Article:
4. Go to sleep.
-Without sleep we don’t function properly.
Not rocket science, but sometimes feels like it. Like everything else, the secret is to simplify. Have a routine. Drink less coffee and alcohol. Go to bed earlier and get up earlier. Remove blue-screen-light. Read. Yeah, not complicated. And yet I’ll still find it so hard to say no to that late afternoon coffee.
5. Learn for learning’s sake.
-To see the act of learning as something not for its own sake but because of what it will get you reduces the wonder of humanity.
Learning. Is an act that is important in the present, not the future. Learning shouldn’t be about where a certificate or a NAPLAN score can take you, but about the joy of discovering things in the moment. The joy of finding out how something works, how to create something. Learning is an end in itself, ‘it is a way to love living right now.’
6. You don’t always need to know.
-[W]atching news can feel like watching a continuous metaphor for generalised anxiety disorder … all sensation and no information.
The News (with a capital ‘N’). Is not as important as people think. There is no shame in not reading/watching/Twitter-drip-feeding the news. Most of it is presented in ways designed to keep us fearful, which also keeps us malleable, which makes us easy to sell to and manipulate. Know what you need to know to be in the world, and to improve what you can. Leave the rest.
7. Slow. The fuck. Down.
-Feeling you have no time doesn’t mean you have no time.
I’m so bad at this. Even writing this blog post I’ve been rushing, thinking ‘I’ve got to get this done’. Why? The only real deadline is the final one. Stop. Go and make some cookies. Come back later. The words will wait.
8. You can’t be everything.
-[Enjoy] the world within our boundaries … live on a human scale.
There is so much I could be doing right now. I could be reading one of the books from the towering pile on my shelf. I could be watching that TV show my friend recommended. I could be working on my novel. Cleaning. Cooking. Emailing friends overseas. Playing guitar. Learning a language. Listening to a podcast. Searching for art ideas. But just because I could, doesn’t mean I should. I’m trying – lately – to choose quality over quantity. I’m buying the more expensive chocolate, but I’m eating less of it. I’m spending more time doing less things. I’m taking less breaths, but they’re deeper.
9. Suffering is natural.
-Don’t beat yourself up for being a mess. It’s fine. The universe is a mess. Galaxies are drifting all over the place. You’re just in tune with the cosmos.
Often the real problem is not our sadness or anger or despair but the belief that we shouldn’t be feeling sadness or anger or despair. But all these things are natural. All these things happen – inevitably – to everyone. And just because someone looks like they’re not sad or angry or despairing (especially if what you’re looking at is the Facebook version of that person) doesn’t mean they’re not actually a mess in some way, too.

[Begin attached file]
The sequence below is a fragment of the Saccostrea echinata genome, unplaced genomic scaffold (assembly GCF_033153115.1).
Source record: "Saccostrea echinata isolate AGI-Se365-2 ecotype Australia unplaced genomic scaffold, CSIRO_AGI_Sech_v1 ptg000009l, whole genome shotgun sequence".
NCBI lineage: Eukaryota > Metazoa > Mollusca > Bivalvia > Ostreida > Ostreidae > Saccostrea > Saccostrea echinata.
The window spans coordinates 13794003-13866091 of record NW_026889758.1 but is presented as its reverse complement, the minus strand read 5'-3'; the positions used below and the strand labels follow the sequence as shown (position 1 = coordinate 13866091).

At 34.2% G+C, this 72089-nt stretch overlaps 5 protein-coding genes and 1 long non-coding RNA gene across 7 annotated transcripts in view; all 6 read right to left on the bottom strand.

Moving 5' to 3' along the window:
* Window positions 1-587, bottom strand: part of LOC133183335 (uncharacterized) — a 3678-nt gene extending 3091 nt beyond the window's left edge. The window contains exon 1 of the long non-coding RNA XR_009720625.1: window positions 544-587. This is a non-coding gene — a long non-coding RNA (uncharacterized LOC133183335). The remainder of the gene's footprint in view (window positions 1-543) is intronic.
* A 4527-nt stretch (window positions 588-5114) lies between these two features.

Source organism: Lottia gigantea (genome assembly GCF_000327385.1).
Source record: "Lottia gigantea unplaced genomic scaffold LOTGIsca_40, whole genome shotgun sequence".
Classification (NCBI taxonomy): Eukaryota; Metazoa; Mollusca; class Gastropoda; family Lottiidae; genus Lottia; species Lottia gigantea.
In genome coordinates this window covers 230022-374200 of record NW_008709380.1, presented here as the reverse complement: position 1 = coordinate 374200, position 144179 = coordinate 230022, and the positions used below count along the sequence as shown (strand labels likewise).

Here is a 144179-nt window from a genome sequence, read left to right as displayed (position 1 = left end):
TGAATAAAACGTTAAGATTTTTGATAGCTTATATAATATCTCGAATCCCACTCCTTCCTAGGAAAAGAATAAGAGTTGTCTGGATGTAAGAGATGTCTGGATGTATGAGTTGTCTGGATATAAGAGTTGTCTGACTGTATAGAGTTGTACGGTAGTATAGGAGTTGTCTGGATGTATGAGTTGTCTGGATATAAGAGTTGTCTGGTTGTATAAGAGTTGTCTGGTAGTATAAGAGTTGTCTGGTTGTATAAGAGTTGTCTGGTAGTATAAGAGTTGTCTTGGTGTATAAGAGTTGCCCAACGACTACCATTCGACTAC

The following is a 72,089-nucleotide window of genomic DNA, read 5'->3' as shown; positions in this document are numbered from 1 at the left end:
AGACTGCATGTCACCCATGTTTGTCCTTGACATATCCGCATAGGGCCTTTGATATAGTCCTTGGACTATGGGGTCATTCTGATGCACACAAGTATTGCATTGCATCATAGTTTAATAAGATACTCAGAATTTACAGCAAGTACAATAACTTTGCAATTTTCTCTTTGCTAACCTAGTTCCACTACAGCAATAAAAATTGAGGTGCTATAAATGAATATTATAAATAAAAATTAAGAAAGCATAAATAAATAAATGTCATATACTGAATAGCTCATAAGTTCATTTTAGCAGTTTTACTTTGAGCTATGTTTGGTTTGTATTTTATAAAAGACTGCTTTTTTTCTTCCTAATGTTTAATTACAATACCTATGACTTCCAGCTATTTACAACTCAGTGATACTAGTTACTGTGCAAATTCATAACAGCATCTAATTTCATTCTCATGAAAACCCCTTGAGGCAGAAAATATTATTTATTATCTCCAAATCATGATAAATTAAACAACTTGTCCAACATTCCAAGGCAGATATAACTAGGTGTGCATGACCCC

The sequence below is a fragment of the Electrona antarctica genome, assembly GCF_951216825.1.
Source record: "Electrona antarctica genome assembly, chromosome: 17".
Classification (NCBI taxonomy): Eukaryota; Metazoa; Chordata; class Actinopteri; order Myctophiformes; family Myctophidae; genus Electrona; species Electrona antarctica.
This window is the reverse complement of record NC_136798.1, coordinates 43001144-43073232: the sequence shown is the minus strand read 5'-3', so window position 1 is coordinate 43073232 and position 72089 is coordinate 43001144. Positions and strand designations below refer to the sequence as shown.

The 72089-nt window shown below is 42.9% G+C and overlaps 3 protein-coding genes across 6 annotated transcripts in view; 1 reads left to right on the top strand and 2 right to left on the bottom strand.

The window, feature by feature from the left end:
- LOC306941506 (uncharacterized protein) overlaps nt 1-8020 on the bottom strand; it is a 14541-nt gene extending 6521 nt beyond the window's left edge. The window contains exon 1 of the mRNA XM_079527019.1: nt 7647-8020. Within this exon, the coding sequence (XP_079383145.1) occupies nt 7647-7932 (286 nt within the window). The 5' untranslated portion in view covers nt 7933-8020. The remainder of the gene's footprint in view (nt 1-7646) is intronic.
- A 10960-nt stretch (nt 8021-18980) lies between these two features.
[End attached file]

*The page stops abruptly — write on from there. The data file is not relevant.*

10. Be that voice that says, ‘No.’ Be human.
-When normality becomes madness, the only way to find sanity is by daring to be different.
If checking your emails every five minutes is making you feel stressed and divided, stop checking your emails. If people expect you to reply to said emails every five minutes, let them. You don’t have to be available twenty-four hours a day. Be unreachable, sometimes. You are not on call. You are not a robot. You are human. And you are the same sort of human that existed 50,000 years ago, before smartphones and watches and electric lights. Biologically, you are not ready for smartphones or watches or electric lights. So go easy on yourself. Take some time out. This planet might be nervous, but you don’t have to be.
Matt Haig is a UK author. His book Reasons to Stay Alive (which I haven’t read yet, but it’s definitely on my list) was a number one bestseller. He also writes novels for adults, and for children. I have just ordered his latest book, The Truth Pixie. I’m sure it will give me another amazing lesson for the kids at school!
1. Don’t get me started on standardised testing in Australian schools – I’ve recently read Teacher by Gabbie Stroud and would have written a very ranty post about how much I loved it and how much it fed my frustration by now if I hadn’t been lending it out to as many people as possible in an effort to foster revolution in my own small way.